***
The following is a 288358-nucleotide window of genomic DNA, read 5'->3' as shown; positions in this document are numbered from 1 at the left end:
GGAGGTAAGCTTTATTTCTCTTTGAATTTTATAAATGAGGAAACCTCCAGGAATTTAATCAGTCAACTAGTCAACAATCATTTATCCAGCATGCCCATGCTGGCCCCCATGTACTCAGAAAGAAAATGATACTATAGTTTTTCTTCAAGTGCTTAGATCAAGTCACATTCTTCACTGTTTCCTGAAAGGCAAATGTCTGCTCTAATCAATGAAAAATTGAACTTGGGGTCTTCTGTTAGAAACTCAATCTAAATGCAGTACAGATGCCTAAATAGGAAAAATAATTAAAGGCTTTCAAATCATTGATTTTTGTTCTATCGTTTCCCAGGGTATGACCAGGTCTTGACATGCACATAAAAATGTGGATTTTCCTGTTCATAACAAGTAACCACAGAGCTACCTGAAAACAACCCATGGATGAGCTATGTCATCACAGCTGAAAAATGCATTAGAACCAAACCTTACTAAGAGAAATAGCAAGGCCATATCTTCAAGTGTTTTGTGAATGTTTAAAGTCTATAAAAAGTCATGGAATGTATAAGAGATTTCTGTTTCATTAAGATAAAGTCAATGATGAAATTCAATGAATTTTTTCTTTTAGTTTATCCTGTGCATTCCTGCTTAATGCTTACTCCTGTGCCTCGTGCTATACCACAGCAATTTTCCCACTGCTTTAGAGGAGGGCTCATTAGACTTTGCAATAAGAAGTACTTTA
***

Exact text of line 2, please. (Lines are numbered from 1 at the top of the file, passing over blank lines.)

GGAGGTAAGCTTTATTTCTCTTTGAATTTTATAAATGAGGAAACCTCCAGGAATTTAATCAGTCAACTAGTCAACAATCATTTATCCAGCATGCCCATGCTGGCCCCCATGTACTCAGAAAGAAAATGATACTATAGTTTTTCTTCAAGTGCTTAGATCAAGTCACATTCTTCACTGTTTCCTGAAAGGCAAATGTCTGCTCTAATCAATGAAAAATTGAACTTGGGGTCTTCTGTTAGAAACTCAATCTAAATGCAGTACAGATGCCTAAATAGGAAAAATAATTAAAGGCTTTCAAATCATTGATTTTTGTTCTATCGTTTCCCAGGGTATGACCAGGTCTTGACATGCACATAAAAATGTGGATTTTCCTGTTCATAACAAGTAACCACAGAGCTACCTGAAAACAACCCATGGATGAGCTATGTCATCACAGCTGAAAAATGCATTAGAACCAAACCTTACTAAGAGAAATAGCAAGGCCATATCTTCAAGTGTTTTGTGAATGTTTAAAGTCTATAAAAAGTCATGGAATGTATAAGAGATTTCTGTTTCATTAAGATAAAGTCAATGATGAAATTCAATGAATTTTTTCTTTTAGTTTATCCTGTGCATTCCTGCTTAATGCTTACTCCTGTGCCTCGTGCTATACCACAGCAATTTTCCCACTGCTTTAGAGGAGGGCTCATTAGACTTTGCAATAAGAAGTACTTTA